The grass (and legume) grazing equines we know today were once browsers. Woody vegetation, fruits, nuts, and select leafy plants made up the bulk of their diet. Throughout their 50-55 million years of physical change, a small percentage of horses have retained the inclination to browse. However, today it is not considered a positive trait, especially if they gnaw away at stall walls, fences, shade trees, or anything they can get their teeth on. Humans call it a vice or unwanted behavior.
The reasons a horse chews wood may be known or unknown. Still, typically this behavior is an indication of more deep-seated (often human-induced) problems such as past trauma from being starved, current conditions of not enough forage, frustration, or boredom from too much time confined by stall walls.
At trailside rest areas, the reasons might include nervousness, frustration, boredom, being tied next to an aggressive horse, or pain due to ill-fitting tack. The concave gnaw marks left behind are unsightly and damaging, which is why trail riders must be conscientious while on public land.
De-barking, wood-whittling horses create gaping, gnarly tree wounds that are visible for many years, leaving clear evidence of careless rider etiquette. The removal of bark will eventually kill subjected trees by cutting off nutrient flow from the leaves to the roots.
The open wounds also make a prime environment for disease and insect incubation. Currently, Oak Wilt (in red oak species) is a major concern. Oak Wilt is caused by a fungus infecting trees through wounds and root grafting. Once a tree is infected, fungal spores can be spread by insects that come in contact with the fungus, inadvertently transporting it to other trees. This is an oversimplified explanation of a complex disease. Hitching post-whittlers reduce the overall usable timeframe while simultaneously eroding the structural integrity of posts and rails that they repeatedly chew.
Humane options to curb whittling and protect park structures may include holding the horse in hand on a lead rope instead of tying; taking shorter breaks, loosening the girth (remember to adjust it before re-mounting), tying next to a buddy, creating a temporary highline or using hobbles (only horses who are trained to use them). Additionally, tying horses to fence rails, mounting platform rails, park benches, picnic tables, or any unapproved structures is unsafe because most are not built to withstand the force of a panicked horse pulling backward. All will break effortlessly at the weakest point.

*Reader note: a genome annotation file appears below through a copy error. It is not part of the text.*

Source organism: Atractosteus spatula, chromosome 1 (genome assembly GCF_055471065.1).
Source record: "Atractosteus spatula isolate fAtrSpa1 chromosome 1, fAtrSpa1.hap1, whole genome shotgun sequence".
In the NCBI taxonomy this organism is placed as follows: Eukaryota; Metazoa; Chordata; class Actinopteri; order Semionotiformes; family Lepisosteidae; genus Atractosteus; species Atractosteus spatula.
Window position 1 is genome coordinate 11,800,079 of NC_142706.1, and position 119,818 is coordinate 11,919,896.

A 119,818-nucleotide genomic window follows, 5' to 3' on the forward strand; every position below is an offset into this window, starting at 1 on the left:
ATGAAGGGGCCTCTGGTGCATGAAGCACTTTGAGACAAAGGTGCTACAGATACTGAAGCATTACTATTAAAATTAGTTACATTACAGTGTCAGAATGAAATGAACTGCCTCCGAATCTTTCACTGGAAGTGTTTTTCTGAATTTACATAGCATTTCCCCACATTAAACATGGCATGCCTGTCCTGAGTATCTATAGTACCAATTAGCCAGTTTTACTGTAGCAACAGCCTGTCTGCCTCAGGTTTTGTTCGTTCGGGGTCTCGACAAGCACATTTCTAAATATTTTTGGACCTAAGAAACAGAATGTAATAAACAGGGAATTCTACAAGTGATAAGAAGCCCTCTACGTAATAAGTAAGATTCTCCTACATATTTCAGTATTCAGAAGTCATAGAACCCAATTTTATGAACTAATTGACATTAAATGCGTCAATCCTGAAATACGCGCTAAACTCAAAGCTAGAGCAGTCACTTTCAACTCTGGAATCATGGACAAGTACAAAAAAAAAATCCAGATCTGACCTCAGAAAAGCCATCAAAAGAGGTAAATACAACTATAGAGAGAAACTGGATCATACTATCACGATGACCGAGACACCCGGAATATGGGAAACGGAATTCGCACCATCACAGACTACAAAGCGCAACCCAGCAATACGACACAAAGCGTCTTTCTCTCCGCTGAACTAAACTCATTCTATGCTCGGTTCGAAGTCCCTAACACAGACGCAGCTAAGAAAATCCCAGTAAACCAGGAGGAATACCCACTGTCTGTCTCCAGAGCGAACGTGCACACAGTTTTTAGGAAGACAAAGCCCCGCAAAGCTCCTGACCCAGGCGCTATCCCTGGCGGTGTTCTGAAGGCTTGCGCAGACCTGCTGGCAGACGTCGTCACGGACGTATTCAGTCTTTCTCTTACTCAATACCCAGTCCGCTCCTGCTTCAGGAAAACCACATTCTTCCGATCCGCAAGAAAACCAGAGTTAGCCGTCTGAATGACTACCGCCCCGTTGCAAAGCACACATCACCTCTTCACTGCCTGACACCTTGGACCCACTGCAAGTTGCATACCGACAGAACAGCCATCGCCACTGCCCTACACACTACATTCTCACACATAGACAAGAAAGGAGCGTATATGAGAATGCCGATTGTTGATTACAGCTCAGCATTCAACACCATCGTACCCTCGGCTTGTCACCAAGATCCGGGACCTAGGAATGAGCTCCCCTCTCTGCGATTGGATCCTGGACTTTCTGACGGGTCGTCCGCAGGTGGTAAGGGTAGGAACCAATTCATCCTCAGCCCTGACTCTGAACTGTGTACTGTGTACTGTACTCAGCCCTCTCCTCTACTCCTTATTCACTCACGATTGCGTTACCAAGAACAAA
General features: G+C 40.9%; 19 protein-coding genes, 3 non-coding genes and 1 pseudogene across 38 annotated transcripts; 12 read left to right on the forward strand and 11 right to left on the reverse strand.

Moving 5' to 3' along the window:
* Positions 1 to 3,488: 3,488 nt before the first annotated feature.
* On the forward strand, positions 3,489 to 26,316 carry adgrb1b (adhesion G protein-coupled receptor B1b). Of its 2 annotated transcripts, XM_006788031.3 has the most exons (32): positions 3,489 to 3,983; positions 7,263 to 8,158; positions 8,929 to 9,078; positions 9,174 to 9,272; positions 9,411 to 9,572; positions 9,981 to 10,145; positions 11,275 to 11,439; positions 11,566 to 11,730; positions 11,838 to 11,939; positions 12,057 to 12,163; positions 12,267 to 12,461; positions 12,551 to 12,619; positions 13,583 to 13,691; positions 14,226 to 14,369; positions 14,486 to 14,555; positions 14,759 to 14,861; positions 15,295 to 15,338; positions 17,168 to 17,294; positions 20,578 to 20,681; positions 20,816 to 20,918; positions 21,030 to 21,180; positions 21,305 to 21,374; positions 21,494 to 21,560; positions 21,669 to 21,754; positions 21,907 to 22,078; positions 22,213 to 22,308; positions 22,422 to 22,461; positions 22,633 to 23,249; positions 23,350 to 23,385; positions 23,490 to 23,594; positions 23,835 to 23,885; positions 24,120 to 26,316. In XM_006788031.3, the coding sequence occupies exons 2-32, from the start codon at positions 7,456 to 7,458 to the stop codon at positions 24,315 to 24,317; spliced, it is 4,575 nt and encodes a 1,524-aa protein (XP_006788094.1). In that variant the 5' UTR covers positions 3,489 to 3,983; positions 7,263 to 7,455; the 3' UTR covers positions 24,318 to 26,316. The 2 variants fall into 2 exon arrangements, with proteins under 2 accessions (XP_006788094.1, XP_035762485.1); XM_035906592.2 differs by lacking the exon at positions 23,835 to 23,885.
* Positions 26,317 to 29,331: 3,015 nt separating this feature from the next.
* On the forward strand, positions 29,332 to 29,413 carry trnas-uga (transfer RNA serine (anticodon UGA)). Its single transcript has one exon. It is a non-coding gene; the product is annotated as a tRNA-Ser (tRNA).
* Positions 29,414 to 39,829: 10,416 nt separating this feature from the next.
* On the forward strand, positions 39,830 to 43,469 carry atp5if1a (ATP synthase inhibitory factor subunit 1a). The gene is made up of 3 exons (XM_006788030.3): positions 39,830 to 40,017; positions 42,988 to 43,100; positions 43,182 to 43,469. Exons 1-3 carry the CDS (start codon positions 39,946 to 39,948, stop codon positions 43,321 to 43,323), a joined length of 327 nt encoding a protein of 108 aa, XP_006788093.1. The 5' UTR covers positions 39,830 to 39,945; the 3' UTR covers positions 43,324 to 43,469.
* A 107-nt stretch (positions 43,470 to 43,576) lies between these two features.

The result could be disastrous for the horse, rider, and bystanders. Imagine all the scenarios of a horse running wildly with broken pieces of fence, boards, or metal dangling at the end of its rope - impalement, broken bones, running into traffic…
Lora’s parks and recreation career spans thirty-two years; twenty-five years, she served as a dedicated law-enforcement/maintenance ranger at Metroparks of Toledo. Add to that her formal schooling in two distinct areas – environmental studies/resource management and equestrian studies.
Work, education, and personal experience have woven together seamlessly to create a uniquely qualified, neutral horse trail expert/consultant and author with a profound knowledge and understanding of recreational equestrian needs; sustainable trail planning and maintenance in natural areas; law enforcement issues, and strategies; community involvement; best practice horse keeping; equine behavior; customer service; volunteerism; natural resource management; mounted patrol operations and multi-use-trail conflict resolution.
In 2011 she began sharing her expertise at park conferences, including The National Parks and Recreation Congress, Ohio Parks and Recreation Conference, American Trails Symposium, and The Park Ranger Institute. Lora has been a trail rider and horse owner since 1986 and has ridden, started, and re-schooled a variety of horses in various disciplines. Current trail mounts include a Tennessee Walker gelding and a Warmblood cross gelding. You might also find her hiking, cycling, kayaking, or camping with and without horses.
For more information, visit www.equinetrails.org